The Hunger Games: Catching Fire I’m late to this. It’s been out for a month, and I still haven’t gone. Loved the books (although I thought the last one had a weak ending), loved the previous movies, love the clothes and love Jennifer Lawrence and Elizabeth Banks. I wish the two would remake Thelma & Louise.
Saving Mr. Banks My husband and I were both huge fans of Walt Disney (politics aside) and Mary Poppins. John liked to opine that without Mary Poppins there would be no Star Wars. I read the Travers books to my son, and they are big fun, so I see no reason not to sob like a baby through this entire film.
Frozen See above about Disney. We would often observe that, unlike so many filmmakers who went for a kids’ audience, Disney (as a studio) tended to have much better scripts. This looks like it follows in the path of what I think of as the Broadway musical animated movies (Little Mermaid, Beauty and the Beast, Aladdin) and that’s a good thing.The Wolf of Wall Street Martin Scorsese is one of my all-time favorites. In this film, he seems to be treating Wall Street traders as if they are gangsters involved in organized crime. Sounds right to me.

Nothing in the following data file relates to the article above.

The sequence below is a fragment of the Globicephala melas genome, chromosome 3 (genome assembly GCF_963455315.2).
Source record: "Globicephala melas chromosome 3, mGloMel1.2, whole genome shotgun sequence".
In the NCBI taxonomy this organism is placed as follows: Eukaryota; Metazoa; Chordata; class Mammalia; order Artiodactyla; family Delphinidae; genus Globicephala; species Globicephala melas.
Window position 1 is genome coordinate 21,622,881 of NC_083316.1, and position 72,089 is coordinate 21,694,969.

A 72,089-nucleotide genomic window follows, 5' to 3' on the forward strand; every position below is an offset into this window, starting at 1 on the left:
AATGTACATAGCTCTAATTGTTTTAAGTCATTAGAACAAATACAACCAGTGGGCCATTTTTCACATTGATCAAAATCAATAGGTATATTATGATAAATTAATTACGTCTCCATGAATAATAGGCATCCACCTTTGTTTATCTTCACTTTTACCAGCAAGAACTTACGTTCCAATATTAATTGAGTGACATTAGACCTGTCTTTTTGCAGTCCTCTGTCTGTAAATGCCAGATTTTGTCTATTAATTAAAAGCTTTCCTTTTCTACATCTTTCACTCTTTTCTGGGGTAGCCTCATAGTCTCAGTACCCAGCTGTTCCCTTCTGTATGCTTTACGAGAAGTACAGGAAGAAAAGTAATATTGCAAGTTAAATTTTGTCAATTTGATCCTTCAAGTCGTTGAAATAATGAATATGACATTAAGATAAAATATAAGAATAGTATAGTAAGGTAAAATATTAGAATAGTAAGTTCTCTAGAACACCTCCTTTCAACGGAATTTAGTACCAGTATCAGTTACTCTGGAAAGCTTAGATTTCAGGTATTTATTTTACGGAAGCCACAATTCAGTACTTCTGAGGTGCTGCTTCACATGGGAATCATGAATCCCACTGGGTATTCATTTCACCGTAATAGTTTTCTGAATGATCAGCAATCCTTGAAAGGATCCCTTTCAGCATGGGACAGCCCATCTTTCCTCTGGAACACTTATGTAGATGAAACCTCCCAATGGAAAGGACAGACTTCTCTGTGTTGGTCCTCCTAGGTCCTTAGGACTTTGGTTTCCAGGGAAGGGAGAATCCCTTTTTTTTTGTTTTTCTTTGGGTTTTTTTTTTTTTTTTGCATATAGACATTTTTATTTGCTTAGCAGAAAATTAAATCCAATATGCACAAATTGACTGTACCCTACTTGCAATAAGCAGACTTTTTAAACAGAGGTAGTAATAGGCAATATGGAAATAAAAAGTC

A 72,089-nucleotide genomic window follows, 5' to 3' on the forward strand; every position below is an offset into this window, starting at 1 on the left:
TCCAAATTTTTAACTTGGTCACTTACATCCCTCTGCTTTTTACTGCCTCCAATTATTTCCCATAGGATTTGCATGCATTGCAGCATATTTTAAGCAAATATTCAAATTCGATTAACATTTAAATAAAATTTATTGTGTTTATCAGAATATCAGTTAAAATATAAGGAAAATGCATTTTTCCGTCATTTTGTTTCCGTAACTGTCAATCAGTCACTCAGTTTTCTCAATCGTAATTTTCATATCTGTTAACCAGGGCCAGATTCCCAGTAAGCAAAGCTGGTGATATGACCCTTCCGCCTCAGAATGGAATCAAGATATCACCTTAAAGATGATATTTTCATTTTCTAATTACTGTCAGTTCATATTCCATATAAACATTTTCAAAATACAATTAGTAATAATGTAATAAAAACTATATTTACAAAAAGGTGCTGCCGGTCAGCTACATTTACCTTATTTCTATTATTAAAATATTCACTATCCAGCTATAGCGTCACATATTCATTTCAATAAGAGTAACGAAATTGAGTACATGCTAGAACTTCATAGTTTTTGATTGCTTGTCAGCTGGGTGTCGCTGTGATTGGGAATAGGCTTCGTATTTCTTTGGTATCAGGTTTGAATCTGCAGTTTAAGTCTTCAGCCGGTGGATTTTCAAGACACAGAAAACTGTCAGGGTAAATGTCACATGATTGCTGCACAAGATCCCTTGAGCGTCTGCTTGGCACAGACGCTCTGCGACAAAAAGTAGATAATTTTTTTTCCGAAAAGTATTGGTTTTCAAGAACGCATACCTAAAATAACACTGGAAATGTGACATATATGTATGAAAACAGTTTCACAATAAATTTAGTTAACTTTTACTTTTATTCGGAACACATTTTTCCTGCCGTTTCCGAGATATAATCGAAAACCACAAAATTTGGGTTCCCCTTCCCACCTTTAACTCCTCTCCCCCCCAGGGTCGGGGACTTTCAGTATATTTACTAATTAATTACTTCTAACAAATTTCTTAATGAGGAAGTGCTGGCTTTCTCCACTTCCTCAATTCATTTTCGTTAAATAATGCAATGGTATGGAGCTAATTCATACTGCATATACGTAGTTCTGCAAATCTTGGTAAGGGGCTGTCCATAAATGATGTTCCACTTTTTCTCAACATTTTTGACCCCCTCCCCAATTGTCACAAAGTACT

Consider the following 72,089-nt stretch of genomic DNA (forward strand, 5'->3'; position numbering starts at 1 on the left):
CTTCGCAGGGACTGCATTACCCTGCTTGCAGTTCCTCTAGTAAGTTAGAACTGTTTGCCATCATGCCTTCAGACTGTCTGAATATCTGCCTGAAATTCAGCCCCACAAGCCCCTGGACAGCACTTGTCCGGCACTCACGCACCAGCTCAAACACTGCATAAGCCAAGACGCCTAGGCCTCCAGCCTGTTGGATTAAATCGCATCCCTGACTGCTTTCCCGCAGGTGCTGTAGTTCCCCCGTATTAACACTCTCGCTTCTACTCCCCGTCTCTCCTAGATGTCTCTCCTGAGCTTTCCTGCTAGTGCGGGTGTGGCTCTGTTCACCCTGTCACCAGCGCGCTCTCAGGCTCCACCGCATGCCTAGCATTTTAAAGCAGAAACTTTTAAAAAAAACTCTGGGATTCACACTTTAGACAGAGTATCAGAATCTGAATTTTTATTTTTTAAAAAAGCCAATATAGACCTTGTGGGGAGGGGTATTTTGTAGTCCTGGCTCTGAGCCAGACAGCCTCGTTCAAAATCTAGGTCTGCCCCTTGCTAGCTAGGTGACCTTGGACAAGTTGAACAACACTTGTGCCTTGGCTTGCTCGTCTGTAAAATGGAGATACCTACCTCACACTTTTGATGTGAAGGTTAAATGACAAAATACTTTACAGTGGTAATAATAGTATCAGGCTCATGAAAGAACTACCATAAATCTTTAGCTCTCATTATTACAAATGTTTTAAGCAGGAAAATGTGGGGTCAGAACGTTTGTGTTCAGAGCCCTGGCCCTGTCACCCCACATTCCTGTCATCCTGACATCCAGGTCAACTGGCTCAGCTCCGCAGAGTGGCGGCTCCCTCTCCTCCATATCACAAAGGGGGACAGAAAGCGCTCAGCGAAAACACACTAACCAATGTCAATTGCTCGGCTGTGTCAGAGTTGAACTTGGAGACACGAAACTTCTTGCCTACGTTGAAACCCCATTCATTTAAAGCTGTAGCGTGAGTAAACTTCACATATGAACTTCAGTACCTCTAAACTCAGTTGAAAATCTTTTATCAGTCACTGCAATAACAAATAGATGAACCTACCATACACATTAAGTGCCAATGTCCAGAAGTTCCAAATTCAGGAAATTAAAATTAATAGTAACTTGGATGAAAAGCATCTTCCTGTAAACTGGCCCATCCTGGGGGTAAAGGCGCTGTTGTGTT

Anchorman 2: The Legend Continues How much did you love the first one? Not as much as I did. When I go to SDCC, I try to walk around the park near the water, looking for roving bands of news teams.
Kill Your Darlings The first famous author I ever met was Allen Ginsberg. He had given a poetry reading at a nearby university, and came to our commune for dinner. Since I was just a girl, he ignored me just about completely. Still, I’m eager to see him portrayed by Daniel Radcliffe, because it’s about as far from Harry Potter as one can get.
Her I really like Spike Jonze movies. Because of him, sometimes I wander around muttering, “Malkovich Malkovich Malcovich.” So I’m curious to see what his future is like.
Mandela: Long Walk to Freedom Sadly, this will now seem like an elegy. A friend of mine who has to go to film festivals as part of her job saw this a few times back in the spring and said it was always fantastic. And it has Idris Elba. Yowza.
The Secret Life of Walter Mitty I have no intellectual defense for wanting to see this. I like Ben Stiller. Sue me.
SATURDAY: Marc Alan Fishman
SUNDAY: John Ostrander
One of those, you know, jangly weeks: we arrived in Austin wearing the winter garb appropriate for Newark, where we began the journey, and stepped from the airline terminal into 70 degrees and regretted our bag full of long sleeves. Looked like it was going to be a sweaty few days, maybe, but not to worry: the temperature dropped thirty degrees overnight and by daylight, my cold weather jacket was appropriate and when we again moved into the outdoors we got our first bite of winter. No big problem: our destination, the Austin convention center, was just across a narrow street.
The convention was what conventions are, these days, with maybe more television actors than comics folk. We did manage to raise a few bucks for The Hero Initiative, always a good reason to go someplace, but the chill kept us close to the hotel and so we didn’t see much of Austin which, I’m told and still believe, is a righteous city. Maybe next time.